That's what needs to be looked at. And fine, it's all Bush's fault. He's a one man government. Fine, toss him in jail (always wanted to see what President Cheney might elicit... Or maybe a twofer and we could experience President Frist...) But when the political fallout is done, your city is still at risk. My city is still at risk, and we're screwed if things aren't changed.
My point, which you keep missing, is that the Federal government has been harping *ever since 9/11* that we are at risk from terrorists, disasters and so on, and that *only they* can protect us. That we must give up established rights, in the name of them more effectively and efficiently protecting us.

And now, they sent the National Guard to Iraq. The National Guard are not supposed to be used in overseas wars, they're intended to stay at home and handle things here. The problem was not that the National Guard couldn't be mobilized, the problem was that much of the National Guard is *on the other side of the world at present*. It is not the state of Louisiana which declared war on Iraq, but their National Guard were sent over there.

The state slipped up, yes, but the federal government failed worse. They spent years making us promises and they did not keep them. If they had not made those promises the *focus* of their administration in many ways, it would not be such a spectacular failure. Worse still, the head of FEMA has lied through his teeth; one day, claiming that they had only just learned that people were trapped in an area, then the very next day claiming those same people had been being fed by FEMA the entire time.

I would be happy NOT to point fingers. But we have the federal government going, "It's not time to point fingers. It's not time to point fingers... but hey, look, over there, it's the fault of all the local governments!"

And there's a point at which you have to say, this administration has screwed up repeatedly. Warnings about an imminent terrorist attack went ignored, and then we had 9/11. Okay, they were settling in, we can give them that one. But then they went into Iraq under false pretenses, and did so KNOWINGLY according to the Downing Street memo. Even if they went in *unknowingly*, they went in on sketchy and faulty intelligence... but oh, no, it's not Bush's fault. It's the fault of the intelligence agencies. And now we have a disaster of dumbfounding scope, and people have been left to die... and the federal government is making excuses again. 'Someone didn't sign papers.' 'Oh, there was a failure in communications.' And so on.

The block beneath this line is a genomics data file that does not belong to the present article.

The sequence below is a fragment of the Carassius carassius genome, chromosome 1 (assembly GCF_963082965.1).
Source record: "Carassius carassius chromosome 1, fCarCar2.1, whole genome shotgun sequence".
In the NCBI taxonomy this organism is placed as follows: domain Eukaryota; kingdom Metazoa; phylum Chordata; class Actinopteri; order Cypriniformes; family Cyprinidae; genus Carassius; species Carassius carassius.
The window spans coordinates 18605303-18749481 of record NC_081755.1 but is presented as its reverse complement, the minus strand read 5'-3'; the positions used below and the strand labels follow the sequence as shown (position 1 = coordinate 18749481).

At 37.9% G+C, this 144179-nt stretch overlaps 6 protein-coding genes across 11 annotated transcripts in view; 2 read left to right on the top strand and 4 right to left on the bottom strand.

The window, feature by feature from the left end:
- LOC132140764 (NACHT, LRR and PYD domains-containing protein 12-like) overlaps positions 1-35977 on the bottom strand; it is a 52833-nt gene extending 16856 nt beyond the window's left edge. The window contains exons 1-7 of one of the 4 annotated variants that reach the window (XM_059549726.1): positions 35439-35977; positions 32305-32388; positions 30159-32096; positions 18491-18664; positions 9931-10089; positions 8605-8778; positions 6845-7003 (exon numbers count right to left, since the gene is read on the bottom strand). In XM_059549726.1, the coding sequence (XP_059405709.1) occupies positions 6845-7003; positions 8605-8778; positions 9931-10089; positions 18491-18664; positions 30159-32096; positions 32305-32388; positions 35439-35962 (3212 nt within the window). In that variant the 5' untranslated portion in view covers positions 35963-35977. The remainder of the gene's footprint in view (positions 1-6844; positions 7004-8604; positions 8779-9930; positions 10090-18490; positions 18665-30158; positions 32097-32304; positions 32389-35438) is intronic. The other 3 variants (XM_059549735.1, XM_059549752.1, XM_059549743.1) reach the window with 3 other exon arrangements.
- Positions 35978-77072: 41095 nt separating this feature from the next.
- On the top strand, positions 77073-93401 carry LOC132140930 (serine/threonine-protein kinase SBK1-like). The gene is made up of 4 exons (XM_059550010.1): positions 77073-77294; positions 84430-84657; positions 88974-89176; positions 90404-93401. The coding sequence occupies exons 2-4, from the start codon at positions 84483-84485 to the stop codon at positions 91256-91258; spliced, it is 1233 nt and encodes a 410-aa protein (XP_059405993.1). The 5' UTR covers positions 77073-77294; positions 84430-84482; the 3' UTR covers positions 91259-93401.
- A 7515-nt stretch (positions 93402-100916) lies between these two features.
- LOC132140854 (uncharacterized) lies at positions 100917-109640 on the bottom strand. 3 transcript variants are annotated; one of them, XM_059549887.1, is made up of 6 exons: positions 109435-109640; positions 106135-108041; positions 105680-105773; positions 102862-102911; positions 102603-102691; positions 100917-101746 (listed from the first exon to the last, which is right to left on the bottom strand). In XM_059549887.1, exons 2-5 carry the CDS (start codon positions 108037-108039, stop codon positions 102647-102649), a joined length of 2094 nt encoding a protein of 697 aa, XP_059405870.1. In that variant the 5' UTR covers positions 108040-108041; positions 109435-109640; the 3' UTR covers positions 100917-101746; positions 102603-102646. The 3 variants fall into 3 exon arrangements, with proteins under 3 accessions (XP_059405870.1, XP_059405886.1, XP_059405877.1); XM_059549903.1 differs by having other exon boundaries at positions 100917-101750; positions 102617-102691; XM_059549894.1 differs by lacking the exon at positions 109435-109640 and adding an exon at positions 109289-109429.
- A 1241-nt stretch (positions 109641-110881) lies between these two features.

Not the time for finger-pointing? It's the time to call for some damn accountability. Saying that things need to change, that plans need to be made better? Yes, in fact, you're right. But that does not, in ANY way, excuse the federal government for their gross incompetence. And they must not be allowed to continue making excuses.
Since we can't control the weather, there was no method to prevent the hurricane from hitting our southern shores after hitting a fair portion of Florida. I'm not about to blame the government for the largest hurricane in fifty years beating the crap out of our southern states.

The issue has been the response, so I'll try to stay focused there.